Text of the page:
Dhulipala’s methodological posture is a refreshing departure from academic histories in which the saga of partition only unfolds through the hidden motives and intrigues of nationalist elites. At the very outset of the book, he therefore rejects the famous “bargaining counter” thesis that sees Pakistan as the unintended outcome of a failed political bargain by its founder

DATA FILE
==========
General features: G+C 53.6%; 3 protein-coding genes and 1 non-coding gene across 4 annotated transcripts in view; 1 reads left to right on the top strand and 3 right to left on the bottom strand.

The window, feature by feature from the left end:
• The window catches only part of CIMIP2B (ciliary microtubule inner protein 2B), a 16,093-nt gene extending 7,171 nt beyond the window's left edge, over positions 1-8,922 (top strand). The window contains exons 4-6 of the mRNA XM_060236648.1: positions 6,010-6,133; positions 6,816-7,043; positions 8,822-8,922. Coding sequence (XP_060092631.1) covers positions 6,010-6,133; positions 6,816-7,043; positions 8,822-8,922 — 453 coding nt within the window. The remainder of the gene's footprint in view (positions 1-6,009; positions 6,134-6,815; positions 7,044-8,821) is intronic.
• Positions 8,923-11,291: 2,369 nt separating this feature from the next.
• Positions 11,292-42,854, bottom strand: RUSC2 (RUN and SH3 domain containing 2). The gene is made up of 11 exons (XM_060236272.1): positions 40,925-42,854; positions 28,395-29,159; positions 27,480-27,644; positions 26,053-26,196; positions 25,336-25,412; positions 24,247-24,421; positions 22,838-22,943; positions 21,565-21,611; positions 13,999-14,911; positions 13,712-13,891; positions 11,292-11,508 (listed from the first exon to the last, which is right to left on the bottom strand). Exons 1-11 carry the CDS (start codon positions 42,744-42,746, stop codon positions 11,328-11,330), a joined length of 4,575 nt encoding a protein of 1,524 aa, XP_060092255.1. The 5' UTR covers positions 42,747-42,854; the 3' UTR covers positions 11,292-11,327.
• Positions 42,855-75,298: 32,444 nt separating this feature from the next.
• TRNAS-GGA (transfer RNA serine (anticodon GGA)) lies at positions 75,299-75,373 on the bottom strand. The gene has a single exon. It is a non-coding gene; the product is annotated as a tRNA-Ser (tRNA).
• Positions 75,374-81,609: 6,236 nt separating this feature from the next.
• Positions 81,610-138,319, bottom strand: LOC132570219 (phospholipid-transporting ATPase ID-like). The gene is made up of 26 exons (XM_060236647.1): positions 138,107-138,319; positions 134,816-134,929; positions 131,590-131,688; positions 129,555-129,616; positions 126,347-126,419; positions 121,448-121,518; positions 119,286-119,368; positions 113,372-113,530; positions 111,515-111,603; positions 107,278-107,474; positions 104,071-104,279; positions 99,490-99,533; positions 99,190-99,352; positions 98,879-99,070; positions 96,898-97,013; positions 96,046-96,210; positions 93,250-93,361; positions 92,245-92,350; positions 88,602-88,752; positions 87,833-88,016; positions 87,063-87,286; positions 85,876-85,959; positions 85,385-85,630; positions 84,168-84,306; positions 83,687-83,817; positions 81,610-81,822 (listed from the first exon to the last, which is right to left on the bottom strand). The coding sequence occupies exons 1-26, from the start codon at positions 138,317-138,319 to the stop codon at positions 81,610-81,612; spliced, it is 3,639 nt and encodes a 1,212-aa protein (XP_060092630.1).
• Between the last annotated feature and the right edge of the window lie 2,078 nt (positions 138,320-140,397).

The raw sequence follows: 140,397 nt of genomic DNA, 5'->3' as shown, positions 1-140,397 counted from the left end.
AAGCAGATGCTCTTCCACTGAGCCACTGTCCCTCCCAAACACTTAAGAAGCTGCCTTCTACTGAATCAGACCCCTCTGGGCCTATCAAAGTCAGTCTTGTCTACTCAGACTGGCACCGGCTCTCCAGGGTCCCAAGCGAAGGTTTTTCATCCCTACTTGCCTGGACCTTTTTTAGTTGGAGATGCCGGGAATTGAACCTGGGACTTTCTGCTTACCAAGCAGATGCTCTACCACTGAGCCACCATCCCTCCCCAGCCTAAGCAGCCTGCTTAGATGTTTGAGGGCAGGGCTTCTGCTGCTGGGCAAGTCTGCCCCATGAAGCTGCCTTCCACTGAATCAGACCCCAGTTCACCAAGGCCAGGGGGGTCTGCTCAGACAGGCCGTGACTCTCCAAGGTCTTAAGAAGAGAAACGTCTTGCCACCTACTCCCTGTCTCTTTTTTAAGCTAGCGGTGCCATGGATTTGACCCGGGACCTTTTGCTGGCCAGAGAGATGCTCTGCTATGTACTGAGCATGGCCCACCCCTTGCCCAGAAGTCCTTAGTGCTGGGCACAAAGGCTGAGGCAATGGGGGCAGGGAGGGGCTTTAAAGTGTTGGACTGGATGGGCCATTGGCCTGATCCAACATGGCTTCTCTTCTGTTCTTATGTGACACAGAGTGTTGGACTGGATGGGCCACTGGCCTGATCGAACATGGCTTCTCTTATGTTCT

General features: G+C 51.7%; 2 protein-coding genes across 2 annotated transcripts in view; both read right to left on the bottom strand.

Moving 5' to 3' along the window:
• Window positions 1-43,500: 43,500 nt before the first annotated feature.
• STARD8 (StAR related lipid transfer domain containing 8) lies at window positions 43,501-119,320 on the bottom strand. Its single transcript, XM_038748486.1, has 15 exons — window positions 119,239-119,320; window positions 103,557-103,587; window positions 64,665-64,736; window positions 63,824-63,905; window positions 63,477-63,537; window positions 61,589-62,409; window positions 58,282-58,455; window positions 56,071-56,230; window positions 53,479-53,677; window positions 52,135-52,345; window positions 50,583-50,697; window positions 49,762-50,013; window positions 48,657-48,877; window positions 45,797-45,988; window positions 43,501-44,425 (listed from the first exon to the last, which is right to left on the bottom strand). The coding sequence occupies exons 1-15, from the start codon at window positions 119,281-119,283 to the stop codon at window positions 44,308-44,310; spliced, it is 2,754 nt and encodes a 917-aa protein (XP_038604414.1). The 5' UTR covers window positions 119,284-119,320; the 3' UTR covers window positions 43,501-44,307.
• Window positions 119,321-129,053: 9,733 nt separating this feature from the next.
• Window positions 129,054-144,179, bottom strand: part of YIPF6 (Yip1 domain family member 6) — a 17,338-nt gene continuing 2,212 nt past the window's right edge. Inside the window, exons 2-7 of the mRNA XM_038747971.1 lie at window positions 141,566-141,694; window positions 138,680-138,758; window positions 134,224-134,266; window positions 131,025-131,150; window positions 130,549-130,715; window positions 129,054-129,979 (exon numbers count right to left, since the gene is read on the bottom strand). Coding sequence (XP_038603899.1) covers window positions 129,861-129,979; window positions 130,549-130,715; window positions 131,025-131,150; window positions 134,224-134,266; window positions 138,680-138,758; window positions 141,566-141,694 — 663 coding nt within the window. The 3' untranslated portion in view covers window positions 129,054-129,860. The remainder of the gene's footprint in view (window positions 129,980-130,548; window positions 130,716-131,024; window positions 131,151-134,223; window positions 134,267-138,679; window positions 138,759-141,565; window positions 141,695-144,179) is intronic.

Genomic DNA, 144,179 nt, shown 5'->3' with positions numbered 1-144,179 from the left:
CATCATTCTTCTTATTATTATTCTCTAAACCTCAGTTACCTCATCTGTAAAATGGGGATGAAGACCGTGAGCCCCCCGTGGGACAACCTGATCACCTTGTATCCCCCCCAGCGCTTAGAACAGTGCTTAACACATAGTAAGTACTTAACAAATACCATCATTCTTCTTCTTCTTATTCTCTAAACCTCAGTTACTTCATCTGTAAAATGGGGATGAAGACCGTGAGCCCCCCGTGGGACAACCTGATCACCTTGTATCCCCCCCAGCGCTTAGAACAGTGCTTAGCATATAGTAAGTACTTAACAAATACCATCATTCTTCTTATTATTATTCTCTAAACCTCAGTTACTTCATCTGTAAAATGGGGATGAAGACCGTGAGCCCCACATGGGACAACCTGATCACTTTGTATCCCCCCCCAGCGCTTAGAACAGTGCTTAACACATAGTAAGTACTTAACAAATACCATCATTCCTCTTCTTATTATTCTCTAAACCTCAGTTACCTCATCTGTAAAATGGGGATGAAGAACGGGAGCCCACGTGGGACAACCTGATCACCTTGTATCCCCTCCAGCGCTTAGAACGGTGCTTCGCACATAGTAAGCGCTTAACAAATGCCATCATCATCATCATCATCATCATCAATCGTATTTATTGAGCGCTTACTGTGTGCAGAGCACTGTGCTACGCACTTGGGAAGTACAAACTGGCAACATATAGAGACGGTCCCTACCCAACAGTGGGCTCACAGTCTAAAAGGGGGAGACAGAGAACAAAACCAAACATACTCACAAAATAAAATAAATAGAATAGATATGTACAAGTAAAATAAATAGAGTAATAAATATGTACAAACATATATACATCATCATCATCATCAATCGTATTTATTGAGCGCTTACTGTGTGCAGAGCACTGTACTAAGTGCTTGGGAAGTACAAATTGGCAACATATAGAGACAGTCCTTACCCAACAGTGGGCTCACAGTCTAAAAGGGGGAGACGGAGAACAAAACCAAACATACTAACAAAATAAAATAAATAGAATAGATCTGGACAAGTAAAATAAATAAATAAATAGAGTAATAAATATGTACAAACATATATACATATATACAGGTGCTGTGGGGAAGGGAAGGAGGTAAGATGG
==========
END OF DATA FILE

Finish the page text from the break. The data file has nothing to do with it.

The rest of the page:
Pakistan’s descent into violent forms of religious extremism has recently become the subject of best-selling books. Causal explanations for the country’s current state of crisis rely on either one or some combination of the following: incomplete modernization, persistent religious dogma and super-stition as impediments to secularization, disruptions in democratic rule by a strong military junta, American interventionism and surrogate warfare, etc. For those not captive to a view of the present, the roots of Pakistan’s religious predicament may even be traced to the country’s inception with the partition of British India in 1947. Nationalist autobiographies of both Pakistan and India remember partition and its attendant violence in starkly different terms. Whereas for the former partition symbolizes the glory of sacrifice that earned Indian Muslims their independence in the form of a separate homeland, for the latter it marks a disruption of irrational communalist fervor in what was to be an anti-colonial liberation struggle for a united India. India and Pakistan became nation-states in 1947, but the historical consciousness that renders them immemorial draws on the originary violence of partition: the nation is consecrated once bonds of community are forged in the glory and tragedy of bloodshed.